By mid-afternoon Thursday, 33,000 Oregonians had received payments.

Kotek and Courtney said Wednesday that they don’t know how long money will last. The amounts are being tracked on a daily basis so officials know when to wind down the program.

“I have a feeling Tina and myself will be privately checking in several times a day. It’s like, ‘This is our child. How’s the child doing?’” Courtney said. “There’s a structural check-in but there’s also a personal-interest people’s check-in going on. I’m trying to text my staff right now, saying, ‘Can you give me a number right now?’

“That’s how gung-ho I am and also tense that I am.”

The details: For information and a program application, go online to or call 211 to find the nearest participating branches. The application form is available in English, Spanish, Chinese and Vietnamese.

According to the program guidelines, you may be eligible if:

• You are a current resident of Oregon, at least 18 years old and can prove your identity.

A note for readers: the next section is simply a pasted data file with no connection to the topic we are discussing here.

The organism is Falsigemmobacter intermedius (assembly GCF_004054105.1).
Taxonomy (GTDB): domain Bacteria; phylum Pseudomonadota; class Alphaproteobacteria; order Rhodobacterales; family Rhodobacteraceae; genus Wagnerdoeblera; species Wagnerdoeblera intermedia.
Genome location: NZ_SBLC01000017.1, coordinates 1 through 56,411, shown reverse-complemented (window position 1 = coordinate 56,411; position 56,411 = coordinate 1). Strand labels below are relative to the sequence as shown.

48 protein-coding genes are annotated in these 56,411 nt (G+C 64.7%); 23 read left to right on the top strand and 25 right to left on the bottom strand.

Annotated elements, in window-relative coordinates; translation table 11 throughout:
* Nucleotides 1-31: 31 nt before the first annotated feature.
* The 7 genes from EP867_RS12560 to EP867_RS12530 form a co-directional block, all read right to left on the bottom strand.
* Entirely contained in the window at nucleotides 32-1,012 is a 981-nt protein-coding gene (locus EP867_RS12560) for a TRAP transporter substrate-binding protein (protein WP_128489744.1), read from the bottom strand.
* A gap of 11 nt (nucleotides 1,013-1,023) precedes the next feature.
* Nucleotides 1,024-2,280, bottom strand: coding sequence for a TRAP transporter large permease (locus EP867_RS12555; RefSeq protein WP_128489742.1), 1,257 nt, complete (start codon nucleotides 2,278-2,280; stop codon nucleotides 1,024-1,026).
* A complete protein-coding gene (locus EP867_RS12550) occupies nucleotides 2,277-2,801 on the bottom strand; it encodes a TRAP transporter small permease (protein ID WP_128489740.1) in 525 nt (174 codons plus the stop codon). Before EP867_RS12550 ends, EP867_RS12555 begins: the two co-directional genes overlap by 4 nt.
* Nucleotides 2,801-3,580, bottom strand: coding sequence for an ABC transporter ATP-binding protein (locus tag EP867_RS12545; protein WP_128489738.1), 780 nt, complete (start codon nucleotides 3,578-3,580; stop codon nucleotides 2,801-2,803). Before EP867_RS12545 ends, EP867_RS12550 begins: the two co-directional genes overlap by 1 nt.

• “Are experiencing severe financial hardship due to the Governor’s Executive orders 20-07 or 20-12 or indirectly hardship due to the orders. These are the ‘Stay Home, Save Lives’ orders that closed many restaurants and personal services to slow the spread of COVID-19. Many sectors – like personal transportation services – were indirectly affected by the orders and may have resulted in a loss of income.”

• Earned no more than $4,000 a month before losing income due to COVID-19.

• Have not applied for unemployment, were denied unemployment or have not received all the traditional or pandemic unemployment benefits for which you have applied. Check the guidelines for specifics

Applicants must wear a face mask and follow 6 feet of physical distancing at the bank or credit.

Unemployment update: As of this week, the Employment Department has 1,100 people processing claims and is handling more than 2,800 phone calls a day. Because phone lines often are busy, people with questions are encouraged to use the “Contact Us” form on the department website.

The department has dispensed nearly $4 billion in unemployment benefits to Oregonians since the governor’s executive orders took effect in mid-March.

Dick Hughes, who writes the weekly Capital Chatter column, has been covering the Oregon political scene since 1976. Contact him at ,, or